Three men were required to keep the wheels in continuous operation. Each man worked an eight-hour shift. Headquarters were located at wheel No. 4, where there was a shower and change room with a wood heater. There, the operators change shifts. The man "going off shift" reported any condition that might require the immediate attention of the one "coming on-shift". This last wheel was chosen because a failure in any of those proceeding could be detected there. Regular inspection trips, about one each hour when things ran smoothly, gave him plenty of footwork and fresh air.
This photo showing wheel No. 3 prior to its collapse.
In case serious trouble beset the wheels, the system was completely shut down. The operator walked to the mine site where he turned the tailings into a small dam which would hold the sand until the master mechanic and his crew could make the necessary repairs. When the time came to get the system rolling again, the wheels were started one by one, but not before the buckets in the loaded section had been emptied.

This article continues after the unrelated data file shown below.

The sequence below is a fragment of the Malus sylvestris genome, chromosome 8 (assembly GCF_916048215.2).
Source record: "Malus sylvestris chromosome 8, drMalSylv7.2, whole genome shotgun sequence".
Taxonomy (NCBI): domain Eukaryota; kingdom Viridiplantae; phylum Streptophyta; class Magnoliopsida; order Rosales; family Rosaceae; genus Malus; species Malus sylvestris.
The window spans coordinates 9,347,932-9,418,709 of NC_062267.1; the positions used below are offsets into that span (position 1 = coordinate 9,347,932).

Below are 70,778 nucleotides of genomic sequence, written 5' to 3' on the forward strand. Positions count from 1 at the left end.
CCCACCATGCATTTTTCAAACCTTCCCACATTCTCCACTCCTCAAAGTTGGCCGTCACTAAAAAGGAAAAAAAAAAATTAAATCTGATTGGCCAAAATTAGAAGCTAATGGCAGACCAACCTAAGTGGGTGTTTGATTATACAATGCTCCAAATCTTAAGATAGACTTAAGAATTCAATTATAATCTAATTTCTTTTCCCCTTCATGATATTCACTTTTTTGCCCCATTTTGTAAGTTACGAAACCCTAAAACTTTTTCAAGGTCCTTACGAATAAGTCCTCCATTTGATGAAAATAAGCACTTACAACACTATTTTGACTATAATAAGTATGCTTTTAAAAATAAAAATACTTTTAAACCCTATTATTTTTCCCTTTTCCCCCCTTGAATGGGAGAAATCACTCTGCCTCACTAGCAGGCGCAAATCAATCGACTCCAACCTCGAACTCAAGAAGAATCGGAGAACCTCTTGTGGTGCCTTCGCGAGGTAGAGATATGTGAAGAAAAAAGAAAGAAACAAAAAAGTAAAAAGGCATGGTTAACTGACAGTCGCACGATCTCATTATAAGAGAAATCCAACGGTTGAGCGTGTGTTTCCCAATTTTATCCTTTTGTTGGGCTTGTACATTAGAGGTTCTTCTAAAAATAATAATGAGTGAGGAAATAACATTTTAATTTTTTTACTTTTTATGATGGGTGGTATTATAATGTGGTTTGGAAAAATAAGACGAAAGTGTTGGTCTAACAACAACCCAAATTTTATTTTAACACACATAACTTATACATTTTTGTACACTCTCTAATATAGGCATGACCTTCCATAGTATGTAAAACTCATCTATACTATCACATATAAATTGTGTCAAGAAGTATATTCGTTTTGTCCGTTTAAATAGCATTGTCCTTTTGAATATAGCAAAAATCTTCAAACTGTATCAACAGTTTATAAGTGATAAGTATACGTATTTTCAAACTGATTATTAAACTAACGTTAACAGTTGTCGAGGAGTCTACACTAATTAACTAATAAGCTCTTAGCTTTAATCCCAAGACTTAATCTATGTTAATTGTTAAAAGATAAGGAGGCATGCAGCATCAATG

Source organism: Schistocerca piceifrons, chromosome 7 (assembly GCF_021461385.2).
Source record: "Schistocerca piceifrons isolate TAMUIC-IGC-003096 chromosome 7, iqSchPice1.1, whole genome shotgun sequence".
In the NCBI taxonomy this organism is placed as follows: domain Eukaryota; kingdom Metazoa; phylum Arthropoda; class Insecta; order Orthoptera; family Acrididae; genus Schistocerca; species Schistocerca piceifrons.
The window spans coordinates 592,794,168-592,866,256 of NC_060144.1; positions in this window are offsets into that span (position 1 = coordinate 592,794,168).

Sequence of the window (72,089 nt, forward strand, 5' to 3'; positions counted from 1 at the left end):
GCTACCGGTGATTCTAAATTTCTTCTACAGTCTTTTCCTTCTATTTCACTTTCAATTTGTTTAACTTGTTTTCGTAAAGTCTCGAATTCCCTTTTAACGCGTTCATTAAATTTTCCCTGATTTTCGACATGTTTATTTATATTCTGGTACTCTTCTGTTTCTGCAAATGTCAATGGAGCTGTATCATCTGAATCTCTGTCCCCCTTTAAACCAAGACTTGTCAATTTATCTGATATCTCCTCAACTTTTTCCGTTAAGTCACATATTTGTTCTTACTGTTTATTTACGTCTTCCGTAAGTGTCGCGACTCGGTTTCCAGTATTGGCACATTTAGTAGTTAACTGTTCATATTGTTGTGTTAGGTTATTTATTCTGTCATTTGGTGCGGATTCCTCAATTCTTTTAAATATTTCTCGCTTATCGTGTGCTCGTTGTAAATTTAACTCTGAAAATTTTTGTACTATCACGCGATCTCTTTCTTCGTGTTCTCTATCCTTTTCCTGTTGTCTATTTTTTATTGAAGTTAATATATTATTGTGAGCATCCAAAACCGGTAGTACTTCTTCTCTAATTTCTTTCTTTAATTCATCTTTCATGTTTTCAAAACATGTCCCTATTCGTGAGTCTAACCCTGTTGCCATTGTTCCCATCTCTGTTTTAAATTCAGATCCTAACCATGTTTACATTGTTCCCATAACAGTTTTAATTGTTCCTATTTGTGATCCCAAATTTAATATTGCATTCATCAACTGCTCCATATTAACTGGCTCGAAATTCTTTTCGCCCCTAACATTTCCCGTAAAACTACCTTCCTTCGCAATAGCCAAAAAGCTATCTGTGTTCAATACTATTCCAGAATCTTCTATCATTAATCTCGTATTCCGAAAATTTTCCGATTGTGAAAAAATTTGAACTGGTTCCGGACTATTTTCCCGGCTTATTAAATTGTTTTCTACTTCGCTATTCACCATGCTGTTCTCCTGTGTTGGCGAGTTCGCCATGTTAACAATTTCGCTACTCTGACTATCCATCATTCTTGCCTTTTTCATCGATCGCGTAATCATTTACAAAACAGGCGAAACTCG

Serious mechanical failure was less frequent than power failure, usually caused by electrical storms which had a way of occurring during the night. Power failures were known to have occurred several times during on night shift which was a test of perseverance, skill, and self-reliance on the part of the operator.
This photo showing wheels No. 3 and 4 prior to wheel No. 3 collapsing.
The experience records of these men would show twenty years or more, and this, added to their diligence and dependability, made them invaluable to their employers.
Only one life is known to have been lost in the operation of the giant wheels. One bitter cold night in January, 1930, Mr. Ed Purcell reported for the night shift. Over the customary denim jumper or jacket, he wore an old overcoat. It was well known that the operating machinery was not adequately safeguarded, so there was little doubt that the bulky overcoat had caught on some part of the mechanism and the unfortunate man had been pulled in the gears.
Photo showing wheel No. 4 looking back at the Kennedy Mine.
Information, photographs courtesy of the Amador County Archives, The Historical Marker Database, and the Chronicling America Database